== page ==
Pain and pressure push Proteas
The reality has just begun to set in. For those members of the Proteas squad who have never experienced a World Cup and the reputation for failure South Africa has, they had their first taste of it against Pakistan at Eden Park in Auckland last week. And it was just the beginning.
“The weight of the reputation catches up with you,” said Jacques Kallis, watching from afar.
“You enter a World Cup with no baggage, nothing weighing you down, convinced that every game will feel the same as the last. And for a while, that’s exactly how it is.”
Chasing 232 for victory against Pakistan, on the smallest international ground in the world, and failing, was an abysmal result.
Bizarrely, JP Duminy – who played the worst shot of the innings as the “last-chance” seventh specialist batsman, said: “The hunger probably wasn’t there from a batting perspective.” Almost certainly the opposite was true. There was too much hunger. Instead of calmly helping himself to a couple of singles, he lashed out with a hook shot, grabbing at the steaks and ignoring the salads, as hungry men do.
“Nobody, bar AB [De Villiers], took the responsibility to take the team through. I am one of the culprits, I threw my wicket away,” Duminy said. It is time to talk straight. After 16 years of abject failure, and denial, the truth can’t make it any worse.
“Results like this can destroy you,” said Duminy with eye-watering honesty. “We just have to accept that it’s part of the journey, and we have to get better.”
Alarmingly, Duminy spoke of “KPIs” (key performance indicators) while comparing the Proteas’s ability to make huge scores when batting first but failing repeatedly when chasing a score. Corporate ideology has a place in sport, but a limited one.
“The reputation catches up,” Kallis said. “Many of them arrived in Australia convinced that they were unscarred by what had happened before, only to discover that they are labelled with the same brush of failure that their predecessors were. And you can’t just wash it off.”
De Villiers, in his third World Cup, is all too aware of the stigma – and the negativity it creates. “The Pakistan game is past tense now, it’s gone. It’s all positive from now on. I believe 100% that we are the best team in the tournament and that we can win it and bring the cup home,” he said before the final group game against the United Arab Emirates.
“There is the added pressure of the World Cup stage. It doesn’t matter who you are or what player you are, those pressures are always going to be there,” said Duminy. “We need to accept the fact that we haven’t been good enough, that is the way forward for us.”
The way forward, with Sri Lanka waiting as quarter-final opponents in Sydney on March 18, is not simple or straightforward according to Kallis: “There is no ‘right’ way to go about things. There is no ‘right’ way of making things better. In five World Cup campaigns we spoke about playing games as though they were ‘normal matches’, and the first few always felt that way. But the closer we got to the knockout games, the more different it felt.”
The Proteas’s final group game is little more than a distraction before the quarter final, but should be welcomed as such. It is surely the final opportunity for Quinton de Kock to find some form before being jettisoned ahead of the knockout match, with De Villiers forced to take the wicket keeper’s gloves again. Class is permanent and form is temporary, but De Kock’s form is currently gone. And current is what matters now if South Africa are to win their first ever World Cup knockout game.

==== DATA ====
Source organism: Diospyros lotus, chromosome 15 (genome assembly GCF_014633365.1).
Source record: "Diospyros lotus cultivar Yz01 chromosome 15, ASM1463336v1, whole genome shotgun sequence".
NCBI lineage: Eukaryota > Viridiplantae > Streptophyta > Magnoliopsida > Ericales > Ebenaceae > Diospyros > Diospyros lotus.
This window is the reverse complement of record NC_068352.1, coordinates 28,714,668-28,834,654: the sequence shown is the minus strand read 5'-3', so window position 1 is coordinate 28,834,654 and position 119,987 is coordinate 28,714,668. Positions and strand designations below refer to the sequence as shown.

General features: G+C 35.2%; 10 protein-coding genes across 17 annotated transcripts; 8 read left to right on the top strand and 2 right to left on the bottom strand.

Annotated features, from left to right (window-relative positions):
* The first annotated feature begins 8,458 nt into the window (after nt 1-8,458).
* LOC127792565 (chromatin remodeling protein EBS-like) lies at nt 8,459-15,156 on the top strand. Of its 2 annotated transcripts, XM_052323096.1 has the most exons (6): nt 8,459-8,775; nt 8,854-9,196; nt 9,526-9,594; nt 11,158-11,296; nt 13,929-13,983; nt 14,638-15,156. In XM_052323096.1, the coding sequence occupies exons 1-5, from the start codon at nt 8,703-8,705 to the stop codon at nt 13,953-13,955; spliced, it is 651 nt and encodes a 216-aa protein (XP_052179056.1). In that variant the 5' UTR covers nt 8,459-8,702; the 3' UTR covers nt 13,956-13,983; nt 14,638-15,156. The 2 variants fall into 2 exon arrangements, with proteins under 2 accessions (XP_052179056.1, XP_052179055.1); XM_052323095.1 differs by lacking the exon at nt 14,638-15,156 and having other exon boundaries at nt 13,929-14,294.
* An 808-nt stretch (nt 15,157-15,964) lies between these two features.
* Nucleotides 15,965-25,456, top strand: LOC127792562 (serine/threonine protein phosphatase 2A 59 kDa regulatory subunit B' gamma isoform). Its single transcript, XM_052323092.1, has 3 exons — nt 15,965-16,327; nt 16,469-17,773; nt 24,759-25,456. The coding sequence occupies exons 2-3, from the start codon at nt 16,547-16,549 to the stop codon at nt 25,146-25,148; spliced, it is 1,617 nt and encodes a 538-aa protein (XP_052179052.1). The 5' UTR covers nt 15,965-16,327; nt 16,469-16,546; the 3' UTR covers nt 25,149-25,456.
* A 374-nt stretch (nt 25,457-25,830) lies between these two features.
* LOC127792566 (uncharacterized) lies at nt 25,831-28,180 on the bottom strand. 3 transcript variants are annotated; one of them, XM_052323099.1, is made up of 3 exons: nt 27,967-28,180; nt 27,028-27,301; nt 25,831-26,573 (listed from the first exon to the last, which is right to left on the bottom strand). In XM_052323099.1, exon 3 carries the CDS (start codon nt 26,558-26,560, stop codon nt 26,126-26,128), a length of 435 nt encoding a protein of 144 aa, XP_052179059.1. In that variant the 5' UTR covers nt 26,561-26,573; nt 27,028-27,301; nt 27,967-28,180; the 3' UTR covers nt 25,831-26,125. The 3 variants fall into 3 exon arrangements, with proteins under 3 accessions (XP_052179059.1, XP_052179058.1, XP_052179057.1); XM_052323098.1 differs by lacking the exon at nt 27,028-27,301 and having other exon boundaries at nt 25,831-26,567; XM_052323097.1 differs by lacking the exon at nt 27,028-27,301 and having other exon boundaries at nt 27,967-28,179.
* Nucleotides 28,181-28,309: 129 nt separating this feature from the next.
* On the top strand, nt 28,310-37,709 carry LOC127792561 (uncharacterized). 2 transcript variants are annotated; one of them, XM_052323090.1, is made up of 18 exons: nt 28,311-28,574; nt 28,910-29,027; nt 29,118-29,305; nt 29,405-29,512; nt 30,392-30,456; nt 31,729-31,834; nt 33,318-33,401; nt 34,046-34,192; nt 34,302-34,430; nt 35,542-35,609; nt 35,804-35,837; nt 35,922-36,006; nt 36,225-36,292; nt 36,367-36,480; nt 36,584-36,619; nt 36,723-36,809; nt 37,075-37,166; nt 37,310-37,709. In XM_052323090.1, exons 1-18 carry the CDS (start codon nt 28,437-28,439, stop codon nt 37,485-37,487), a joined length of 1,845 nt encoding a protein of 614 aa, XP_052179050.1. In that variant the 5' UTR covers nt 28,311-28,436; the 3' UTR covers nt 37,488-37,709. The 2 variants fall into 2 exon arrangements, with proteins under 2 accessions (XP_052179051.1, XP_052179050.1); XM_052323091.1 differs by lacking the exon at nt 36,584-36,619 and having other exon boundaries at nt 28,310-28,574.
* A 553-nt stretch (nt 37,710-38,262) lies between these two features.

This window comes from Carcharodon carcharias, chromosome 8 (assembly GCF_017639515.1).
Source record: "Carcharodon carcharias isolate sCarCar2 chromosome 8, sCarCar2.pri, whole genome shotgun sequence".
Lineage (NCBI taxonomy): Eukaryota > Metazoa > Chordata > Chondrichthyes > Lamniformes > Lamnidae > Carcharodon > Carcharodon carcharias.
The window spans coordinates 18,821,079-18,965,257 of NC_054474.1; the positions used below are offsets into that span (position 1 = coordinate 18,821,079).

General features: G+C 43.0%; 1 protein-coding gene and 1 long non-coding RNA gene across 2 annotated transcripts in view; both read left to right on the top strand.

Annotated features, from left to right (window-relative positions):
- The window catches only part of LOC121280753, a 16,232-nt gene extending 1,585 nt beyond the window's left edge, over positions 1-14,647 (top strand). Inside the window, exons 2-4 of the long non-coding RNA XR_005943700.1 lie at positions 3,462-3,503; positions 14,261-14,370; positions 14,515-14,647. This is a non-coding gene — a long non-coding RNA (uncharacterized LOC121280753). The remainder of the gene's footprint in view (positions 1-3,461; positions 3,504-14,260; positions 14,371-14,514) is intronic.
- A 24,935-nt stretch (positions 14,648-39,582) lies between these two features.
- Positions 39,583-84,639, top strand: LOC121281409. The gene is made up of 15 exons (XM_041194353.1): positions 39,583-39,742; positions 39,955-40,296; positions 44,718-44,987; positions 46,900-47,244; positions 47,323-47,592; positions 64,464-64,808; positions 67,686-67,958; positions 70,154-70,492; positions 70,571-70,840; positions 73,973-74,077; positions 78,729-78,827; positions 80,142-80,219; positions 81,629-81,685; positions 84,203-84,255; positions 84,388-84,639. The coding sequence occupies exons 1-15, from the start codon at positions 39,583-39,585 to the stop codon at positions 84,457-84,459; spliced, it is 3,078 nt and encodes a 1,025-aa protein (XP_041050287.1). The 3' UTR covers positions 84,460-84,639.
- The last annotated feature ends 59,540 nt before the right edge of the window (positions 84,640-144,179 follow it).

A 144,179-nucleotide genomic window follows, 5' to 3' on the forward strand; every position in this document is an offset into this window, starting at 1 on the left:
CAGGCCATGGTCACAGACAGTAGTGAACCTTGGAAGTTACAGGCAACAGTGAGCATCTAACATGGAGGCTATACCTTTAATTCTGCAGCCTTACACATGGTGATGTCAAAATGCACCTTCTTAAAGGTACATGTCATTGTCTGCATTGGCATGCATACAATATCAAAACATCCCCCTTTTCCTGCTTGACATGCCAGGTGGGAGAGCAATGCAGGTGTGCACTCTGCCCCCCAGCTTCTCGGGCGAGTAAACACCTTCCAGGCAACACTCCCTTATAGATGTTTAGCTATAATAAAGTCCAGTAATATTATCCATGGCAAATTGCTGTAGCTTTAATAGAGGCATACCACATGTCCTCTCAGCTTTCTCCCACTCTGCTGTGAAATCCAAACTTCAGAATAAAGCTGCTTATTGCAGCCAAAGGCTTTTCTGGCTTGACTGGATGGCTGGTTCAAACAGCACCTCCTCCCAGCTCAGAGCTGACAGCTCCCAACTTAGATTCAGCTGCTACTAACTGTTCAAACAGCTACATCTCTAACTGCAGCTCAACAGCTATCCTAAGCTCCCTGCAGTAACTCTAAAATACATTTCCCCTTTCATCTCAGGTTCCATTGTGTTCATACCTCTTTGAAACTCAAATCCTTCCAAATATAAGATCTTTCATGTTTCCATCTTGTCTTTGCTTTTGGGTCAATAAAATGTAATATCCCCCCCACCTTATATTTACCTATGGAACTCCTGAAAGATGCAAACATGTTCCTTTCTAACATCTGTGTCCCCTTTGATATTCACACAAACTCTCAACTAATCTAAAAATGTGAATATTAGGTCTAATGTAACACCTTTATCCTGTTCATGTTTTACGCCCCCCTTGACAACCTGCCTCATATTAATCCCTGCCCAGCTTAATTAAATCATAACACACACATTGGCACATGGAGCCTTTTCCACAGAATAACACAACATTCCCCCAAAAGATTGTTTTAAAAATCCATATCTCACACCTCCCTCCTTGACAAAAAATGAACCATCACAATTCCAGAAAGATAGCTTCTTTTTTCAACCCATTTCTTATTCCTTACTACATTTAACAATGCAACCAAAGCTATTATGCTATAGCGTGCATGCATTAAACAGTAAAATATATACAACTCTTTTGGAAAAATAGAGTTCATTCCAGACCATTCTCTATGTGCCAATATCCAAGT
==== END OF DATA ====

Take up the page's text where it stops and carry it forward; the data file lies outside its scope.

The only one out of six since 1992 which they did not lose, was the 1999 semifinal at Edgbaston, against Australia – which finished in a tie. Kallis recalls, clearly, that the Proteas weren’t the only chokers that day:
Festival of choking
“One run to win off the last four balls … We were the better side on the day but we lost among a lottery of tangled nerves. People love to say we choked, and I can’t be bothered to argue. But look at the highlights. It was a festival of choking on both sides. Australia were all over the place. Lance Klusener was the calmest man on the field until the fateful moment.”
South Africa’s problems this time around are as much practical as they are psychological. Playing only four frontline bowlers and seven batsmen, with part-timers making up 10 overs, is a tactical throwback to the 1980s, an extreme and extraordinary gamble. If anyone can get away with it, however, it is De Villiers.
Kallis recognised the difficulties encroaching on the team, however: “When batsmen are caught on the boundary, hooking, with just four runs an over required, you know there’s a problem. It seemed like the obvious time to absorb some pressure from a rampant attack and try to draw their sting.
“Sometimes, as batsmen, you need to recognise when bowlers are at their best, running in with their whole World Cup at stake. Our batsmen counter-attacked, which would have earned much praise if it had worked, but instead it backfired and we lost. There is a time and a place to back yourself, and that probably wasn’t one,” Kallis said.
For those who haven’t experienced it, who don’t know what to expect, their first World Cup knockout game will hit them harder than any other. And if they don’t recognise it straight away, the opposition will be quick to point it out. There’s 20 years of baggage on every one of their shoulders, like it or not.